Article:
General News of Monday, 24 July 2017
Workers of the Metro Mass Transit Limited (MMT) have appealed to the government to consult the company when acquiring buses to augment its fleet.
According to the staff, some of the buses that the government acquired became a liability because they were not compatible with the Ghanaian terrain and as such could not be used for the intended purposes.
The Chairman of the Senior Staff Union of the company, Mr D. Teye Tekutey, made the appeal when the sector Minister, Mr Kwaku Ofori Asiamah, paid a working visit to the MMT Regional Depot in Kumasi.
He said although the company was huge debt to the government, some of the debt could have been avoided if the technical staff of the company were consulted when acquiring the buses.
He said the staff were ready to give of their best to ensure that the company became profitable again.
According to Mr Tekutey who is also the Regional Accountant, it was high time the company was allowed to operate as a business entity devoid of political interference.
He said the political interference in the operations of the company in the past could be cited as one of the main causes of the near collapse of the company and pleaded with the government to give the management the free hand to work.
The Deputy Managing Director in charge of Operations, Mr Albert Adu-Boahen, earlier briefed the minister on some of the innovations the company had implemented to boost its revenues.
He said from the total fleet of 1200 buses, the company currently had less than 500 buses in operation as most of them had broken down.
Aside from that, he said some practices of the staff were not also helping matters and had contributed to a drop in the revenue of the company.
Automated weighing system
Consequently, Mr Adu-Boahen said the company had introduced an automated weighing system where goods being carried by the buses would be weighed and the rate determined by the weight, unlike previously where it was left at the discretion of the conductors and the drivers.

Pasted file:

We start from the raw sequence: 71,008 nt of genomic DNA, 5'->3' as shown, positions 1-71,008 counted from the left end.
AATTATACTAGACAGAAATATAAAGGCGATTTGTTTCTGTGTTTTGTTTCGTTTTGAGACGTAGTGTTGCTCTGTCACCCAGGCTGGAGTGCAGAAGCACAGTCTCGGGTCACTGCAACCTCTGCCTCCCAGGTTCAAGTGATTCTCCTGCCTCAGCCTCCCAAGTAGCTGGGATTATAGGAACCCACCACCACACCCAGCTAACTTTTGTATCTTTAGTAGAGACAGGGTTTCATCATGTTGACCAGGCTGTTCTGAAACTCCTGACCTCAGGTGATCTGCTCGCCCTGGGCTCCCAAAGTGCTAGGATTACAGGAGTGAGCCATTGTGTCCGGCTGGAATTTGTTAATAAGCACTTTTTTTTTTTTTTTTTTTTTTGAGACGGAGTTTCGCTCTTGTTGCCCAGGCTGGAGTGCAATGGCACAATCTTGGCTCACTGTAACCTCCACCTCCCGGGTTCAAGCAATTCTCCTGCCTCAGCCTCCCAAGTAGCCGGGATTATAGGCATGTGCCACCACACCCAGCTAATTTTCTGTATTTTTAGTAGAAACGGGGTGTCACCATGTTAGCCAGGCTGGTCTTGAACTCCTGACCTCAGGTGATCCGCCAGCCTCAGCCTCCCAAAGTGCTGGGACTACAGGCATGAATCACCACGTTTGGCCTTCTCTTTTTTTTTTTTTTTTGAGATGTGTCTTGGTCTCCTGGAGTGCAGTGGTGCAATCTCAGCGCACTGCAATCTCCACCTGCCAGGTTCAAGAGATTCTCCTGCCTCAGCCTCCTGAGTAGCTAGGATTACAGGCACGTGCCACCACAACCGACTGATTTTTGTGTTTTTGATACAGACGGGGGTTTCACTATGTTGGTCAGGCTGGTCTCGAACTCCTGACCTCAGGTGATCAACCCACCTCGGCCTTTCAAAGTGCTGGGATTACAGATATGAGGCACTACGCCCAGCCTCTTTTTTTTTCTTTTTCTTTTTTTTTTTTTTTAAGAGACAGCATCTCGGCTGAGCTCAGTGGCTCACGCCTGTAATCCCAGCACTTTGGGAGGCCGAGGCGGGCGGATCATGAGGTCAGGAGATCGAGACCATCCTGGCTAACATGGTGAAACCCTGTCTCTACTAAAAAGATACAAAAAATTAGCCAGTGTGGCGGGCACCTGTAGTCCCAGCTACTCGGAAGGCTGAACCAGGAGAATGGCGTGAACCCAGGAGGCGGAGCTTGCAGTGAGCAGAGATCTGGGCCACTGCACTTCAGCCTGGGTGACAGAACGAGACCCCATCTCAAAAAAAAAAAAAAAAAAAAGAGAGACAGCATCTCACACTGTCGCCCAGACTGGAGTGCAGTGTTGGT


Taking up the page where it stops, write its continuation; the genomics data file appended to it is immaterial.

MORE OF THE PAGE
The new scheme was also to ensure that all the money realised from the carriage of such goods got to the company.
Again, Mr Adu-Boahen said as part of measures to ensure that the buses were well taken care of, management had decided to assign a bus to the two drivers who would be responsible for its roadworthiness.
That, he said, was a complete departure from the old practice where drivers did not know the bus they would drive the following day after parking the one they used at the end of the day.
Mr Asiamah commended the staff of the company for their hard work and dedication in spite of the challenges they were facing.
He said the government was aware of some of the challenges and would soon augment its fleet with new buses.
He said even though the MMT was introduced as a social intervention, the company should be able to break even if not make profit.
According to him, even though the company owed the state about GH¢150 million, the state would not allow it to collapse but would continue to support it to ensure that it provided the needed services to the public.
Mr Asiamah said even though the company was indebted to the state, he was aware that some companies also owed the company and asked the management to go after them to retrieve their money.
The minister also visited the Driver and Vehicle Licensing Authority (DVLA), the State Transport Company (STC) and the Boankra Inland port.
He was accompanied by his deputy, Mr Nii Titus Glover and the Chief Executive Officer of the Ghana Shippers Authority, Ms Benonita Bismarck